Beth handed Anthony his sister’s bucket and he ran into the house.  Tom knew it was safe for him to go in.  The lights were on.

Beth started to climb the stairs of the porch but stopped.

“I’m going to start turning off the lights,” she said, putting a hand on his shoulder and massaging the muscle that tensed up under her fingers.

“Okay,” Tom said with a slight nod.

Beth gave his shoulder a little squeeze before walking into the house.  She left the front door open.

Tom waited on the porch about fifteen minutes after the trick-or-treating curfew to make sure that he didn’t miss any stragglers, but it was only him, the dark, and the breeze as near as he could tell.  He went inside, turning off the porch light and locking the front door.  He checked all of the living room windows, making sure that all of them were shut and locked.  Anthony and Libby kissed him goodnight and Beth put them to bed, turning off the lights upstairs.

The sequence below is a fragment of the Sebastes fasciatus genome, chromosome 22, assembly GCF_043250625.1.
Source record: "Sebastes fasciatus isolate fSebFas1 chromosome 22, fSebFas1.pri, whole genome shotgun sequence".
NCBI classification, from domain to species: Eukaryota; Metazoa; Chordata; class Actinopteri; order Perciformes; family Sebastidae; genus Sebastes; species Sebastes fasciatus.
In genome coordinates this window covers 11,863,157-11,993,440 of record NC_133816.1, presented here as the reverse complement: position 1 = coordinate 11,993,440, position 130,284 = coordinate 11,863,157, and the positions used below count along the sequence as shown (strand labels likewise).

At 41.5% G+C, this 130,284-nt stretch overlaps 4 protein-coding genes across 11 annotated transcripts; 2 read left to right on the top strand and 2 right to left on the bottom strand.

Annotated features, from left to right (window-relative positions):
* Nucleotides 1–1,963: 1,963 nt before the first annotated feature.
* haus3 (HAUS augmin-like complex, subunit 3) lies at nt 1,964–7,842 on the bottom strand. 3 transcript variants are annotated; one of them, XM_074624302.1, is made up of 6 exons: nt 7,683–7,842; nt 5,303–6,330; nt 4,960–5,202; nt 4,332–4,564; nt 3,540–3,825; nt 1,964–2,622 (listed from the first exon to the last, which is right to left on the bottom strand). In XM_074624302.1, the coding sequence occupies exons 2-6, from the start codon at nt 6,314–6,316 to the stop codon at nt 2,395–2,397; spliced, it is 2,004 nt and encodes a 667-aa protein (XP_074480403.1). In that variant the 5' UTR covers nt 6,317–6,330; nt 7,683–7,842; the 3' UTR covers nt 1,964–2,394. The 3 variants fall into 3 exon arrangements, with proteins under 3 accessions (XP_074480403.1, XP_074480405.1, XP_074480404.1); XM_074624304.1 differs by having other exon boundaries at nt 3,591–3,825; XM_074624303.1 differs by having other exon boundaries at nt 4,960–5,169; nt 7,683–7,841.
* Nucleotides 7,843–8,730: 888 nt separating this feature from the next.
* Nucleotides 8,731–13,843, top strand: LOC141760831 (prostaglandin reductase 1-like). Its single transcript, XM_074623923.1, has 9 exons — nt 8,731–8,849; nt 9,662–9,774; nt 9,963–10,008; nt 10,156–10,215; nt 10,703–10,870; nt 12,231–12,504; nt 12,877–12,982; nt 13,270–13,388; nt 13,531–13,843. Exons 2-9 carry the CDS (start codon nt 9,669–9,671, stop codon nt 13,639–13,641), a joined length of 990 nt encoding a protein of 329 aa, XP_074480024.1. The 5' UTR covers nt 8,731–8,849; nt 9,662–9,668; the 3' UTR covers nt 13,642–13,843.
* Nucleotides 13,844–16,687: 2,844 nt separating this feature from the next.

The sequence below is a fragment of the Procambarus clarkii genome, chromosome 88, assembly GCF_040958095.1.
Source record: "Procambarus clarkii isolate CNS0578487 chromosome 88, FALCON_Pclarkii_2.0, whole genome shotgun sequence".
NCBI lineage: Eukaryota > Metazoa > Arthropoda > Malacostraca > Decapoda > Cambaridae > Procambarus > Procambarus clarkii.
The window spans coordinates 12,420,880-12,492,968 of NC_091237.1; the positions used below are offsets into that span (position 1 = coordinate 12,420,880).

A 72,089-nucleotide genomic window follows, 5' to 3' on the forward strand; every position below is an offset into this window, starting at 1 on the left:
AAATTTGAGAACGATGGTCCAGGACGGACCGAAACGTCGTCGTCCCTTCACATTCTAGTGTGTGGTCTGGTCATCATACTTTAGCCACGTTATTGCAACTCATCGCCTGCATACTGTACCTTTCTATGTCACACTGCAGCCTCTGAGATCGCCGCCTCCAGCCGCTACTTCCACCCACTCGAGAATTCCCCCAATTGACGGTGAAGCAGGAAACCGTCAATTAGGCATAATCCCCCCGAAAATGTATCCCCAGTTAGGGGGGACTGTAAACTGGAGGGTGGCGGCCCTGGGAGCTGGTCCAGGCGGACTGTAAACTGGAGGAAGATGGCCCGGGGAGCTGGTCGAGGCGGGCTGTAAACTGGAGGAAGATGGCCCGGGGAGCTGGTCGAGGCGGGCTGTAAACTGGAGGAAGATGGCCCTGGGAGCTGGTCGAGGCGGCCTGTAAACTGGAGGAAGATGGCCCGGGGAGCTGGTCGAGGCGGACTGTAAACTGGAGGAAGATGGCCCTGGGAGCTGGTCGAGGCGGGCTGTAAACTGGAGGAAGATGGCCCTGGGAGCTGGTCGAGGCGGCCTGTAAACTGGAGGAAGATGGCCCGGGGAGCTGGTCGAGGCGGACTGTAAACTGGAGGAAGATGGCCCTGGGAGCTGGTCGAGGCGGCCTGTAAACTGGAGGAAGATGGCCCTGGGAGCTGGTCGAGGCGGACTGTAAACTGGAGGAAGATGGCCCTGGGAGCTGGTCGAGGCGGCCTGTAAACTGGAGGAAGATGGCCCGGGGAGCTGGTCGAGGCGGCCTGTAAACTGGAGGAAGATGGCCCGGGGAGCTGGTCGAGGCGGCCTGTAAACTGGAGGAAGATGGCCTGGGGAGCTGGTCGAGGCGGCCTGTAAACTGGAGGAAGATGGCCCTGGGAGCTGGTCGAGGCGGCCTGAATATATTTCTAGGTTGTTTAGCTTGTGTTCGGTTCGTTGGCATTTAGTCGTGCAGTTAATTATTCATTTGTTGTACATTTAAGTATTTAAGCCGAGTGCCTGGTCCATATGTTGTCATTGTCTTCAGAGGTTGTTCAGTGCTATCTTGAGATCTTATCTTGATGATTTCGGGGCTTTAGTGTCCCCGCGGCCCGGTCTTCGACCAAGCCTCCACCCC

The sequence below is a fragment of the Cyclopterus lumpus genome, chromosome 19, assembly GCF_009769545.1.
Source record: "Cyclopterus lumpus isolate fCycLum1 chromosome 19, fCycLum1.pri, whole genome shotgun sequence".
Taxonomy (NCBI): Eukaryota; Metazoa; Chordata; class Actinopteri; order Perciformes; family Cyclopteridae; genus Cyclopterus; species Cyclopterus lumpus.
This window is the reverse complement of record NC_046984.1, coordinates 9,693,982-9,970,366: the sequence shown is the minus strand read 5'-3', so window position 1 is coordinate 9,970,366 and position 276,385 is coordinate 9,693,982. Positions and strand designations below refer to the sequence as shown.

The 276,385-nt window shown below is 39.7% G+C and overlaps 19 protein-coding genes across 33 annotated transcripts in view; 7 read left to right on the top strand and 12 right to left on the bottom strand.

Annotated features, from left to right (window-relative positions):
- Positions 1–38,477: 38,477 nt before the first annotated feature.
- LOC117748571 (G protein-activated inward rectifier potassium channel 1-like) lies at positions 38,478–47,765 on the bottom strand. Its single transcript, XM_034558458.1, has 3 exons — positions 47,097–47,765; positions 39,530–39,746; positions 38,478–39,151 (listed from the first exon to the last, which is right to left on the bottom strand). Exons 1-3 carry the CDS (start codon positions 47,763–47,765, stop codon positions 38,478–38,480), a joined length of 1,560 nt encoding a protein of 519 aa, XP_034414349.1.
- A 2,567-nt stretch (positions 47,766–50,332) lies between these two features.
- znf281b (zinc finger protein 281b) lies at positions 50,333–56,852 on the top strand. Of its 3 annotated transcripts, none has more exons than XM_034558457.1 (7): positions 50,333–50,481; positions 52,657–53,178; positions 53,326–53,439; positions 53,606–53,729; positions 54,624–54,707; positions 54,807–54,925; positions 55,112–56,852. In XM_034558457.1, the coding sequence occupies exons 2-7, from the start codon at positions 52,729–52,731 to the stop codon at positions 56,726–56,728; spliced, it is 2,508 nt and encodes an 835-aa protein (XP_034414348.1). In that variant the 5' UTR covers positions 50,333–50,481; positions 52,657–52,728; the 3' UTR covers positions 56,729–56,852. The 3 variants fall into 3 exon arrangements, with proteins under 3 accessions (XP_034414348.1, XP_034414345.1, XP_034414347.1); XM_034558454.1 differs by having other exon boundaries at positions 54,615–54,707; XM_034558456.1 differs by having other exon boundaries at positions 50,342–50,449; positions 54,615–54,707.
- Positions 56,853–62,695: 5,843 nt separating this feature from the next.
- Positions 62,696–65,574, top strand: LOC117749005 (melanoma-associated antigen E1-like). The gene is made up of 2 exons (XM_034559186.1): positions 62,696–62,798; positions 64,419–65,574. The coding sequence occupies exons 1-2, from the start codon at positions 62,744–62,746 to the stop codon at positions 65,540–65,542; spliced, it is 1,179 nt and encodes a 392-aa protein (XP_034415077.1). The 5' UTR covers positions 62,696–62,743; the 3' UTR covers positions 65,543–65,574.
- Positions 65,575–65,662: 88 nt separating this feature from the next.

The two of them cuddled on the couch, watching the end of an old horror movie.  When The Thing came on, Tom quickly changed the channel.  Beth went to bed, kissing her husband goodnight before shutting off all of the lights downstairs, but the ones in the kitchen and the living room.  Around midnight, Tom checked that the backdoor was locked and turned off the kitchen light.  He grabbed his book and a gun from the top shelf of the hall closet.  He loaded the gun and settled in for the rest of the night, gun next to him and book open in his lap, waiting for either an exhausted sleep or dawn.

A couple of years ago, Tom stopped spending Halloween on the couch.  Now if he fell asleep, it was with his back against the front door.

The bogeyman can only come out on Halloween.

And every Halloween, Tom felt it coming closer.


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2 thoughts on ““How the Night Haunts”

  1. *shivers* You’ve got a knack for that edging creepiness. It causes that little niggling feeling of uneasiness on the back of my neck that won’t go away. ❤